• Throughout this course we will see why Next.js has gained such an amazing reputation as a “minimalist framework” by supplying users with “pretty” error messages.

Continue reading “Build a Server-rendered ReactJS Application with Next.js from @tgrecojs on @eggheadio”

Force a React Component to Re-Render

  • The beauty of React components is that they automagically render and update based on a change in or ; simply update the state from any place and suddenly your UI element updates — awesome!
  • There may be a case, however, where you simply want to brute force a fresh render of a React component.
  • Note:  In most cases you should never force a React component to re-render; re-rendering should always be done based on state or props changes.
  • Nonetheless, I don’t judge and there may be a case where you legitimately need to force a React component to re-render so let’s have it!
  • There are multiple ways to force a React component render but they are essentially the same.

Continue reading “Force a React Component to Re-Render”

Build a Server-rendered ReactJS Application with Next.js from @tgrecojs on @eggheadio

Build a Server-rendered ReactJS Application with Next.js - #react course by @tgrecojs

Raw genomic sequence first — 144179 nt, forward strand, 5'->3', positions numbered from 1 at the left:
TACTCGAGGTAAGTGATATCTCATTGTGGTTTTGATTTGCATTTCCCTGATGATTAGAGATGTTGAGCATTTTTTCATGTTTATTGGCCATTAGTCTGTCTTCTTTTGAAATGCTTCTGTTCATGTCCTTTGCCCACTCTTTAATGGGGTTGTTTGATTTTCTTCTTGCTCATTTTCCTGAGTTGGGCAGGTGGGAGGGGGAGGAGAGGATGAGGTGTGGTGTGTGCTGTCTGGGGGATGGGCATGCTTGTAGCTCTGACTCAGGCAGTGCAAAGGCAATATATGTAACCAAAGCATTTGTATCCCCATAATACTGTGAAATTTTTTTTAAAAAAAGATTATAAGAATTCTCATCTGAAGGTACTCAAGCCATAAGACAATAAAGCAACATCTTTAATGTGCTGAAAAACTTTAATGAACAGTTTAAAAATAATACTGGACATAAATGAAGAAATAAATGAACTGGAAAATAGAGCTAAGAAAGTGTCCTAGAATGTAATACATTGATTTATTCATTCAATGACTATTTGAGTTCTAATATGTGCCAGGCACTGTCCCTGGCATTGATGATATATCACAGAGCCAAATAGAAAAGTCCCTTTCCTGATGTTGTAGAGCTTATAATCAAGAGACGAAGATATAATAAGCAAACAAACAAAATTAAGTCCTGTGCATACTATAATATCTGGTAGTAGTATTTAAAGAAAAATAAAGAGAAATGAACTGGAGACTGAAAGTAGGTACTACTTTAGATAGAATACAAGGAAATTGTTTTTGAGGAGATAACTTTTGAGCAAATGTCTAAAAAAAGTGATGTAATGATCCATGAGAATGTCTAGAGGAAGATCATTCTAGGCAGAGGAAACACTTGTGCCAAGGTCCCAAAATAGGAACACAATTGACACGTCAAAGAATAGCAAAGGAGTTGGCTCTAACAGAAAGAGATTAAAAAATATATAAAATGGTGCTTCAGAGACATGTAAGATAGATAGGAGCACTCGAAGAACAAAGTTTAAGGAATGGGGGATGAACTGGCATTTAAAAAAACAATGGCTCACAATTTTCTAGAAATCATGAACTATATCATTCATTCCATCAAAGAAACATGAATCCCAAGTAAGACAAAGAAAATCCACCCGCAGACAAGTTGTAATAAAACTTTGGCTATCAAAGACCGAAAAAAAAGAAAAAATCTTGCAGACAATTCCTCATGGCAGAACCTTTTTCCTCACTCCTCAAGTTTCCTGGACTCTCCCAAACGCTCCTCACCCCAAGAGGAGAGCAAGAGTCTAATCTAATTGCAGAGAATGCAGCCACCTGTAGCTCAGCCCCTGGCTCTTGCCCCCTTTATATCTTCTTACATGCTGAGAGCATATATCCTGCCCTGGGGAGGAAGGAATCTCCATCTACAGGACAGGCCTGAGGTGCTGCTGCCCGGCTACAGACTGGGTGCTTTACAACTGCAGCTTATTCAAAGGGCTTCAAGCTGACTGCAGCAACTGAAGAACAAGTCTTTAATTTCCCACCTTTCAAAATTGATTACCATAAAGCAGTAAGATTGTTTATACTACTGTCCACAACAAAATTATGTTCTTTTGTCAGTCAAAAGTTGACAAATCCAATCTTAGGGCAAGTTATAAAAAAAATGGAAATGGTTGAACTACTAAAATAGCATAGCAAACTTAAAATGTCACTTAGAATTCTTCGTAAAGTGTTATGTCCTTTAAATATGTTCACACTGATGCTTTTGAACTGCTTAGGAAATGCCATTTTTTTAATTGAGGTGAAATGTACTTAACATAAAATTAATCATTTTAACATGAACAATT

• In this course we we’ll see just how quickly next.js makes the process of building server-rendered ReactJS applications by creating and deploying an application that loads blog posts from the Google Blogger API.
  • Along the way we’ll learn about many of the amazing features Next.js provides for us out of the box, such as route prefetching and code-splitting, thus allowing us to spend more time developing and virtually no time setting up our environment.
  • Additionally, we’ll learn about the core concepts behind the framework and see how we can leverage them to create dynamic routes and integrate Material-UI on the server.
  • We won’t have to worry about using any specific architecture to handle state, instead we will just pass our data as ReactJS using Next.js’ lifecycle hook.